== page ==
The skinny on skin agingBy Czerne M. Reid • Published: April 2nd, 2010
Category: Health in a Heartbeat
As we get older, our skin is one of the first places the years start to show. Damage from long-term sun exposure causes the skin to wrinkle and become discolored. But some people seem to hold up better than others. Is it thanks to good genes or to environmental factors?
To tease out the associations between environmental factors and skin aging, researchers controlled for genetic influences by studying twins.
Each member of sixty-five sets of twins, ages eighteen to seventy-seven, was assigned a skin damage score based on factors such as wrinkling and skin discoloration. Then the participants were asked to complete a questionnaire about behavioral and environmental factors.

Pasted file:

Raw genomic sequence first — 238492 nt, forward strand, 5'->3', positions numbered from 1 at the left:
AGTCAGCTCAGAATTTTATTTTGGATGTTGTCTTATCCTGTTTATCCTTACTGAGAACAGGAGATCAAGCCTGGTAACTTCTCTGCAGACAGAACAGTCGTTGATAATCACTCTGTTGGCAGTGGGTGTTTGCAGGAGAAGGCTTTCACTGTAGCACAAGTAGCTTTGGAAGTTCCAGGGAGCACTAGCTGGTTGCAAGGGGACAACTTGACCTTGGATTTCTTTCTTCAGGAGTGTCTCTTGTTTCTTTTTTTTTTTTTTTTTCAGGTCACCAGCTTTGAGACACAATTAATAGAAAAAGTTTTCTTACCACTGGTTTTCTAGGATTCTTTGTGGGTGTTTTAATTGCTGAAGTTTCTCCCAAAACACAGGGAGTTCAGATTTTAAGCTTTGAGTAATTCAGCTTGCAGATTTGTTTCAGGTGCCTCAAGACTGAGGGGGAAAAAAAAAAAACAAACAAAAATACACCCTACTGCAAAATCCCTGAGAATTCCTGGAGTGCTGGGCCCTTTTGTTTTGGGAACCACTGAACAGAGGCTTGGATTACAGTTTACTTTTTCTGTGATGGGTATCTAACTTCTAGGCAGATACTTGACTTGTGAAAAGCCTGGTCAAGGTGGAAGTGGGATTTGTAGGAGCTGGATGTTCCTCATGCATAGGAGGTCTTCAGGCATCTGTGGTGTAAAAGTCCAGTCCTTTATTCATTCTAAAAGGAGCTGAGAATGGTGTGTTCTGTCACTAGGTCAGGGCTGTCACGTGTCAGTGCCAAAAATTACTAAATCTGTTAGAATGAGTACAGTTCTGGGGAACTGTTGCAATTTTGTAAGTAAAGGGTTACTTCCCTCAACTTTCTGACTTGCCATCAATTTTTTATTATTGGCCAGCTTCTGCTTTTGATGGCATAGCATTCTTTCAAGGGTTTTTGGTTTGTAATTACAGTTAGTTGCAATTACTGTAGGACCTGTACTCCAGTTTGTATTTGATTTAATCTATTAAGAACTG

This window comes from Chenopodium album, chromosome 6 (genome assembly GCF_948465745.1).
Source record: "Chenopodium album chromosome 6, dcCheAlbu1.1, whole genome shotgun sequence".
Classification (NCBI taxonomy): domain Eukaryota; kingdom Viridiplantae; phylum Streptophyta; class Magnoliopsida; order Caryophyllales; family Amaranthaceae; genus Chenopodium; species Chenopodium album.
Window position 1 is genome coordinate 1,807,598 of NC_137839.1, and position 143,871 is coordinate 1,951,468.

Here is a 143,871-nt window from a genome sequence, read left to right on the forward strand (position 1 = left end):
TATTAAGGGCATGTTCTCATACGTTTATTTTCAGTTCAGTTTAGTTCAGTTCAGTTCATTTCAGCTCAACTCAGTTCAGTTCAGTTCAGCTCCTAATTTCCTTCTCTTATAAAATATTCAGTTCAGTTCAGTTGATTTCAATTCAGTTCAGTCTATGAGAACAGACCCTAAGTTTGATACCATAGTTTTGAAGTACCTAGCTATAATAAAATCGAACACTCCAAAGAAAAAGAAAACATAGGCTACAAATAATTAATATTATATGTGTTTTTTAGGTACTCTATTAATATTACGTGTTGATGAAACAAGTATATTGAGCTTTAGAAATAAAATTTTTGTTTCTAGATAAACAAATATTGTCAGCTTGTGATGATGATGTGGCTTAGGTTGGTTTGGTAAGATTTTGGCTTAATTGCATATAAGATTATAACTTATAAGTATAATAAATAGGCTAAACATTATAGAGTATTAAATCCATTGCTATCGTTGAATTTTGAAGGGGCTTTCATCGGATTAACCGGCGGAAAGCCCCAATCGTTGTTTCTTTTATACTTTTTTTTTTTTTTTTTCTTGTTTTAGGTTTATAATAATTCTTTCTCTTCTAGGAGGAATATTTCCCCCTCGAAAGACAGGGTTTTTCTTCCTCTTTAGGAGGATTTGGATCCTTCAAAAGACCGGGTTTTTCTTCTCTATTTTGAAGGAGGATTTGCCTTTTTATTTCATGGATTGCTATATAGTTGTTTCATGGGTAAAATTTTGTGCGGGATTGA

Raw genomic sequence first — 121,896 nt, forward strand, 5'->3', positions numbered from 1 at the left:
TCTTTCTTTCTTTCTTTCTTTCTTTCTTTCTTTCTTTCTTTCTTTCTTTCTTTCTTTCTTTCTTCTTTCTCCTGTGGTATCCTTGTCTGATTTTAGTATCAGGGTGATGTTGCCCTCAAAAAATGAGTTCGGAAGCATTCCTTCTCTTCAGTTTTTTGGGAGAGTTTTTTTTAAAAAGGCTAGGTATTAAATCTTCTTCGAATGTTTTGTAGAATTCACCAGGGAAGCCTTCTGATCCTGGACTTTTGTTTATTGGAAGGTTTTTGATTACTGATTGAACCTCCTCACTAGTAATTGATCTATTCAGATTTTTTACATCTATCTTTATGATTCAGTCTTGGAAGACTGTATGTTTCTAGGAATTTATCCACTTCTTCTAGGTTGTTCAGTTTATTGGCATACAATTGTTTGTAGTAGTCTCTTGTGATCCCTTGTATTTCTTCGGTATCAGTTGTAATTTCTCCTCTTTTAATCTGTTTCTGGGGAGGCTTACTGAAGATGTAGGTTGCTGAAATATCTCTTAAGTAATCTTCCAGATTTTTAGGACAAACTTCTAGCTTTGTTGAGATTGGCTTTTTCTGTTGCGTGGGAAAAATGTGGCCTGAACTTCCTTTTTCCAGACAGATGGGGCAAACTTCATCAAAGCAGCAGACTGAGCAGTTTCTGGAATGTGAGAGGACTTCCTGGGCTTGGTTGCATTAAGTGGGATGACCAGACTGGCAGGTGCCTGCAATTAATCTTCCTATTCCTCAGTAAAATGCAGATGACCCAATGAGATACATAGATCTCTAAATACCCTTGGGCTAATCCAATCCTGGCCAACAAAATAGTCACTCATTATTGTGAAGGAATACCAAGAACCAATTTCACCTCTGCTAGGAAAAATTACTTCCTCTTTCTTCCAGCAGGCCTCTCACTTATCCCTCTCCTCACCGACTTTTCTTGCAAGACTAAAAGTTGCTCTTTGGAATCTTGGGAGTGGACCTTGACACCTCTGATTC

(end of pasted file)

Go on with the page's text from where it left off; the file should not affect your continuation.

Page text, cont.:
Cigarette smoking and a history of skin cancer were strongly linked to skin aging, according to the findings, published in the Archives of Dermatology.
And the heavier people were, the more damaged their skin was… except for folks older than fifty-four. For them, higher weight corresponded with less skin damage, possibly because excess fat can mask the appearance of wrinkles.
Interestingly, higher levels of alcohol consumption corresponded to lower levels of damage, perhaps because of antioxidant compounds such as resveratrol, which is found in red wine.
Protecting against sun damage can help people age in a healthier way, and there are simple ways to avoid excessive sun exposure. Protect your skin with long sleeves, long pants and wide-brimmed hats. Wear sunscreen with an SPF of at least fifteen, which protects against both UVA and UVB rays. And limit the amount of time spent in the sun, especially from 10 a.m. to 4 p.m.